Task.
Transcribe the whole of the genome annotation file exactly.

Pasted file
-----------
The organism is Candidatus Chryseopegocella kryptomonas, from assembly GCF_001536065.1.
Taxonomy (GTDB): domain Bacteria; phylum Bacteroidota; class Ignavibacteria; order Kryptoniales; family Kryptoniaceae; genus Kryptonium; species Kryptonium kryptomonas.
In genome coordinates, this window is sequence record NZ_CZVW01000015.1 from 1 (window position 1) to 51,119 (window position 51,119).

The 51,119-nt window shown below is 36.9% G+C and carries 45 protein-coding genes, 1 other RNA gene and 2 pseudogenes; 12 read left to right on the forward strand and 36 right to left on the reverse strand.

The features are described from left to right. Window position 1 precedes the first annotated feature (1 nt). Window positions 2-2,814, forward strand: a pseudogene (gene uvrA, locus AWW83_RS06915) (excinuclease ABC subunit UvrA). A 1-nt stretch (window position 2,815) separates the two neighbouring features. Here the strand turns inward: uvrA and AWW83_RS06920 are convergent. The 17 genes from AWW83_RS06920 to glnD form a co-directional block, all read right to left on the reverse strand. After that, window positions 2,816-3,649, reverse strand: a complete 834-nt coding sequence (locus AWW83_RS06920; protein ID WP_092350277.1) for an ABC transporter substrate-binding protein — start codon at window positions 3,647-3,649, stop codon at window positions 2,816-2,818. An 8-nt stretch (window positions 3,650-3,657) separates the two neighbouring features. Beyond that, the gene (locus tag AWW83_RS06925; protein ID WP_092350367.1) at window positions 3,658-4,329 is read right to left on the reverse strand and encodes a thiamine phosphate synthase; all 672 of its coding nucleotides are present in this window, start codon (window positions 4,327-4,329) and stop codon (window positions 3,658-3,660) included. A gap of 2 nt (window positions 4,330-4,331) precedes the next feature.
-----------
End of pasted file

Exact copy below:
The organism is Candidatus Chryseopegocella kryptomonas, from assembly GCF_001536065.1.
Taxonomy (GTDB): domain Bacteria; phylum Bacteroidota; class Ignavibacteria; order Kryptoniales; family Kryptoniaceae; genus Kryptonium; species Kryptonium kryptomonas.
In genome coordinates, this window is sequence record NZ_CZVW01000015.1 from 1 (window position 1) to 51,119 (window position 51,119).

The 51,119-nt window shown below is 36.9% G+C and carries 45 protein-coding genes, 1 other RNA gene and 2 pseudogenes; 12 read left to right on the forward strand and 36 right to left on the reverse strand.

The features are described from left to right. Window position 1 precedes the first annotated feature (1 nt). Window positions 2-2,814, forward strand: a pseudogene (gene uvrA, locus AWW83_RS06915) (excinuclease ABC subunit UvrA). A 1-nt stretch (window position 2,815) separates the two neighbouring features. Here the strand turns inward: uvrA and AWW83_RS06920 are convergent. The 17 genes from AWW83_RS06920 to glnD form a co-directional block, all read right to left on the reverse strand. After that, window positions 2,816-3,649, reverse strand: a complete 834-nt coding sequence (locus AWW83_RS06920; protein ID WP_092350277.1) for an ABC transporter substrate-binding protein — start codon at window positions 3,647-3,649, stop codon at window positions 2,816-2,818. An 8-nt stretch (window positions 3,650-3,657) separates the two neighbouring features. Beyond that, the gene (locus tag AWW83_RS06925; protein ID WP_092350367.1) at window positions 3,658-4,329 is read right to left on the reverse strand and encodes a thiamine phosphate synthase; all 672 of its coding nucleotides are present in this window, start codon (window positions 4,327-4,329) and stop codon (window positions 3,658-3,660) included. A gap of 2 nt (window positions 4,330-4,331) precedes the next feature.